EDMONTON -- There are 105 new cases of COVID-19 in Alberta and four new deaths due to the disease, the province announced Monday.

It brings the province-wide total to 2,908 cases, with 1,230 of those patients having already recovered.

Of the 63 patients currently hospitalized in Alberta, 15 remain in the ICU.

The four new deaths have pushed the toll to 59 people, Chief Medical Officer of Health Dr. Deena Hinshaw said.

Two of those deaths took place in long-term care sites: Manoir du Lac in McLennan, and Carewest Sarcee in Calgary.

Another victim was a worker at the Cargill meat plant in High River, where 360 people have been infected. The plant has since been temporarily closed.

That outbreak has also spread beyond the plant, with many cases identified in the Calgary zone over the weekend.

Hinshaw said many of those new people being diagnosed were likely exposed up to two weeks ago before more stringent measures were in place.

The fourth death occurred in the Edmonton zone, Hinshaw said.

"These are reminders of why we are collectively working to prevent spread of this virus," she said.

Hinshaw touched on other outbreaks around the province, saying control measures were in place at JBS Foods, a processing plant in Brooks where 67 cases have been confirmed.

From the Kearl Lake work camp, north of Fort McMurray, there are 12 workers who have tested positive in Alberta, and eight who have tested positive in other provinces.

An additional case was reported in an acute care ward at Foothills Hospital in Calgary, bringing the total there to nine cases.

Hinshaw said AHS staff have now tested more than 100,000 people in Alberta, with 3,718 of those tests coming in the last 24 hours.


Before the update, Premier Jason Kenney spoke and expressed condolences for the people of Nova Scotia, who suffered the worst mass killing in Canadian history on the weekend after at least 19 lives were claimed.

"We want the people of Nova Scotia to understand that Albertans share their grief," he said.

"As someone who grew up in a small village, there seems something particularly pernicious about this kind of massive violence in a place where violence is so rarely visited."

A Nova Scotia flag was lowered to half-mast at the Alberta Legislature in Edmonton to mark the tragedy.


During the news conference, Health Minister Tyler Shandro responded to claims from health care workers who said masks recently delivered to Alberta hospitals were of poor quality.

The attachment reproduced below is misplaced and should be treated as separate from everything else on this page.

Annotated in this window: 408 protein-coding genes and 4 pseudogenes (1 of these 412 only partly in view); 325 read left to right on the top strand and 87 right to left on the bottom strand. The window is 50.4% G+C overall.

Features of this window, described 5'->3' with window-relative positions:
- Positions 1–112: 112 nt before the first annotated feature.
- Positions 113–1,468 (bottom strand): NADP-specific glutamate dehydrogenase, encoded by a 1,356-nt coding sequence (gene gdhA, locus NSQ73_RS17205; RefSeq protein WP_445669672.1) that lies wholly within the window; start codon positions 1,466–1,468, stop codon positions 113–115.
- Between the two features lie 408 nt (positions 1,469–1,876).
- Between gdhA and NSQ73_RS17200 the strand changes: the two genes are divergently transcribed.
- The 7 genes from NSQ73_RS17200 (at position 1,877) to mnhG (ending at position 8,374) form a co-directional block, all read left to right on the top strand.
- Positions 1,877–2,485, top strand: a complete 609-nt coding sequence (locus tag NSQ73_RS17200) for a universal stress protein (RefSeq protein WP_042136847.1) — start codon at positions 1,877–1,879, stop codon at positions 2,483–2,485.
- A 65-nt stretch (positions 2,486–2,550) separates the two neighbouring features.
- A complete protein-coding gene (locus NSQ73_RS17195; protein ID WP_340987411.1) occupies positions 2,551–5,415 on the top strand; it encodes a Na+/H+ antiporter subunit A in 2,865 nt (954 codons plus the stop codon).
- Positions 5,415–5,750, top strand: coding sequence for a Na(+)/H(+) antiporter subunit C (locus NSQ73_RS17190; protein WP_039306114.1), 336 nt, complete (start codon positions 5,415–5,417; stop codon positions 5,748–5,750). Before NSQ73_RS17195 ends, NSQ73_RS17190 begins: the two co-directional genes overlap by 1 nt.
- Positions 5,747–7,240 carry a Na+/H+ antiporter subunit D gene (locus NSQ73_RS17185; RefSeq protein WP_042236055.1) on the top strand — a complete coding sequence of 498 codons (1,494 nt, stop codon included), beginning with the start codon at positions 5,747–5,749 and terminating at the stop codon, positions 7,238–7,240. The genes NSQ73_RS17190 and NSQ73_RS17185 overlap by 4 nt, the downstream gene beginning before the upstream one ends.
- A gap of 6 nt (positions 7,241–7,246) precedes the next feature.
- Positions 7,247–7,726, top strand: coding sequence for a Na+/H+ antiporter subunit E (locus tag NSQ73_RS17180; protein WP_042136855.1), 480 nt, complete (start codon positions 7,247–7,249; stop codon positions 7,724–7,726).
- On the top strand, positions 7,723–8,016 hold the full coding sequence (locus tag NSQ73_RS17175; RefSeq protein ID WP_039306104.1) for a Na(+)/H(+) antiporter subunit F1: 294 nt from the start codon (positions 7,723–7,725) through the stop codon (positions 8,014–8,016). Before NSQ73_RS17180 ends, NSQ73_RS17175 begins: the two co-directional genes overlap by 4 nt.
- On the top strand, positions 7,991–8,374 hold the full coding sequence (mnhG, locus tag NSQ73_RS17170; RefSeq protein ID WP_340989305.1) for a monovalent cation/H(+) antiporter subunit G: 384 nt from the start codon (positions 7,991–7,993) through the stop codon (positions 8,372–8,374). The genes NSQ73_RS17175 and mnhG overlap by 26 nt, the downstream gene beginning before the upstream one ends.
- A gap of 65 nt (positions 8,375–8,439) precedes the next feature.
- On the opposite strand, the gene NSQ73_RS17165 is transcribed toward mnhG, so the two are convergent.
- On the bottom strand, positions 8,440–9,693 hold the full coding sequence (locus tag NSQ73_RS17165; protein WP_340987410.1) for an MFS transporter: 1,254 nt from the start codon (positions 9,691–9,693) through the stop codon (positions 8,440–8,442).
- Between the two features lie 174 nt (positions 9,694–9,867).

Members of the Alberta Union of Provincial Employees said the masks fell apart easily, did not fit and had a distinct odour, causing headaches and respiratory problems.

"It's a complete and utter safety issue. Not only for us, but for our patients. If you don't have proper mask fits that don't work properly, you're at a much higher risk of getting COVID," said Dr. Micheal Chatenay, a general surgeon at the Grey Nuns Hospital in Edmonton.

The government's pledge to send masks to other provinces in need also sparked concern that the currently used masks would be shipped out, leaving health care workers here with the newer masks they say are "shoddy" by comparison.

Shandro called those claims "untrue," saying all of the masks sent to other provinces were sourced from manufacturers in China.

"Those same masks are also being used here in Alberta," he said. "The masks sourced from China are safe for use in Alberta, and all other provinces. All of our PPE meets the required safety standards and all products are tested prior to being ordered, and then are inspected again before they are supplied."

Jitendra Prasad, chief program officer of contracting, procurement and supply management for AHS, said he "appreciated" workers' concerns but maintained the masks, brought in from two different manufacturers, met all of the government's standards.

He suggested workers may not be as comfortable in the masks because the ones they currently use have been around for more than 20 years.

"We have already taken some of the steps to be able to improve these masks, things like working with a manufacturer to fix the nose clips, working with them to increase the size," he said.

Prasad said the province is going through about 600,000 masks per day, but there remains an "adequate" supply of PPE in the province with 30 to 60 days of supply at any time.

AHS said a working group will further investigate health care workers' concerns.


Health Minister Tyler Shandro also announced additional changes to how the province is handling COVID-19 outbreaks at 29 various continuing care facilities around the province.

Shandro said with half the deaths in Canada occurring in such facilities, stronger measures are needed to help manage the outbreaks.

The changes include increased funding so contracted facilities can hire additional workers, a wage supplement of $2 an hour to compensate health care aides and fast-tracking health care aide students through paid practicums to get them into facilities faster. Shandro said the fast-tracking program would add up to 1,000 additional student placements at continuing care facilities.

An additional $24.5 million will also be provided to care home operators to address immediate issues.

As of Monday, the province reported 330 COVID-19 cases in long-term care facilities and 38 deaths.